This is a book that might very well be misinterpreted by its title. As I did on my previous post, I insist on the fact of always, reading from beginning to end. This concise and illustrated work: Steal like an artist by Austin Kleon is quite original in the way to see the process of creativity.
“It is our failure to become our perceived ideal that ultimately defines us and makes us unique.”
Kleon basically encourages us all not to be afraid to imitate when we truly admire somebody’s creations. He claims a lot has been done already, so if you expect to do something original from the beginning, you’ll never take off. You always start by existing work (from writers, painters, athletes, any professional in any area you can think of.) You begin by admiring their art, imitating their tactics or techniques and as you go through that journey, you’ll start discovering your flaws, your strengths, your needs. In other words, your original work will emerge from that search.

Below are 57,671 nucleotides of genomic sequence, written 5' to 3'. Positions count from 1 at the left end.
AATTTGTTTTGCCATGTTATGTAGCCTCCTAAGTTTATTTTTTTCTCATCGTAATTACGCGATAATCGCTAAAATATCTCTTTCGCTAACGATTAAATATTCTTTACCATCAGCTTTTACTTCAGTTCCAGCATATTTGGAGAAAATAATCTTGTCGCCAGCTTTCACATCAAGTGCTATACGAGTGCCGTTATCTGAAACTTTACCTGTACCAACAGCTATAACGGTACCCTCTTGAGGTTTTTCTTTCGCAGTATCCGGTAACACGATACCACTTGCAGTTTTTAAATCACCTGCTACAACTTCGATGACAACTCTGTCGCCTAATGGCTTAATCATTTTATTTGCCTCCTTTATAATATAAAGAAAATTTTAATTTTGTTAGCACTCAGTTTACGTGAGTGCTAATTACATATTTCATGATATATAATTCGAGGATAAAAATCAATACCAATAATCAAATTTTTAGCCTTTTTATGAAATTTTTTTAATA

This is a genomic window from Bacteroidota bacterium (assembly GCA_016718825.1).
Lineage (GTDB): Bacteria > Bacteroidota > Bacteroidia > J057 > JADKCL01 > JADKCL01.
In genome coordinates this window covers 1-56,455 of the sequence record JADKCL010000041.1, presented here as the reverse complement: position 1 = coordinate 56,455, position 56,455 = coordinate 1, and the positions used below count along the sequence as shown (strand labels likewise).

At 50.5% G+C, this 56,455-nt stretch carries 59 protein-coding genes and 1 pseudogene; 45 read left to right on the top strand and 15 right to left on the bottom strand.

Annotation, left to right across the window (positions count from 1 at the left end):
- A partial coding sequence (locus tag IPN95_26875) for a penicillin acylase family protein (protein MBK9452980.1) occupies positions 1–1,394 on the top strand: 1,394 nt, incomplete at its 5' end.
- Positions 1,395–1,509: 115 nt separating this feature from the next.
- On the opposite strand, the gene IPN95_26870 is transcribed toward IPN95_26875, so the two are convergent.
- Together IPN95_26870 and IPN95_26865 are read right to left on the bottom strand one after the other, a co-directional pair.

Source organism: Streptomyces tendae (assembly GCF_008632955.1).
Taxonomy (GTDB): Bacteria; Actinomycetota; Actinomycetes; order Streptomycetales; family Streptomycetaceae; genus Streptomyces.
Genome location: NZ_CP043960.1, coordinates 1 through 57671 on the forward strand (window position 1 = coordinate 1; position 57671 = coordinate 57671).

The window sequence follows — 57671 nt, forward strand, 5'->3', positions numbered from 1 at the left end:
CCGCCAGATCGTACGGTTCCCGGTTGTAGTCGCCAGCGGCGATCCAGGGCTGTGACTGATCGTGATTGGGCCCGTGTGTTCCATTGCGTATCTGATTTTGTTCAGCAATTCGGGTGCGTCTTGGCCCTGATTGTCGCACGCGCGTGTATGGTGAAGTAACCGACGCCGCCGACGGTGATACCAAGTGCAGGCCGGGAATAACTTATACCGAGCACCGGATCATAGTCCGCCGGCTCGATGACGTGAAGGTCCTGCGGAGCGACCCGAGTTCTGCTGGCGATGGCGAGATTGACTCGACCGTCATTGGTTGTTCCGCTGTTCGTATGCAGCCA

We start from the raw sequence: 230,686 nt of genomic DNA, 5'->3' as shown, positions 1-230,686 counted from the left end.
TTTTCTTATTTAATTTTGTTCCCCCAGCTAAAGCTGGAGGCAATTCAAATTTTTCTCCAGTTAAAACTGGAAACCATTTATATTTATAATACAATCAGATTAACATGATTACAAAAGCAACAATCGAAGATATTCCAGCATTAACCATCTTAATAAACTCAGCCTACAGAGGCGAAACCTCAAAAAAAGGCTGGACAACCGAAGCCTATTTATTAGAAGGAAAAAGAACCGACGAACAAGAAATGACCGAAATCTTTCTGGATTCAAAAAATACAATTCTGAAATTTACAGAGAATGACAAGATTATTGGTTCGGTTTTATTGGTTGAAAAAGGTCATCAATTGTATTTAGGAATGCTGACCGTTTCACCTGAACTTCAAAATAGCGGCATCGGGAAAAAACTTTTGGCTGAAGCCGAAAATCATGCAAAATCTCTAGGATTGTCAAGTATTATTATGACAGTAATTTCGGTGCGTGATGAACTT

The arena of the sun (1954) Oil painting by Princess Fahrelnissa Zeid
“Copy your heroes. Examine where you fall short. What’s in there that makes you different? That’s what you should amplify and transform into your work.”
You’ll get practical advice on diverse areas ranging from finding a place and a routine that suits you in order to organize and boost your energies, to down-to-earth financial tips that come really handy when fear starts taking over.
I wish you an insightful reading!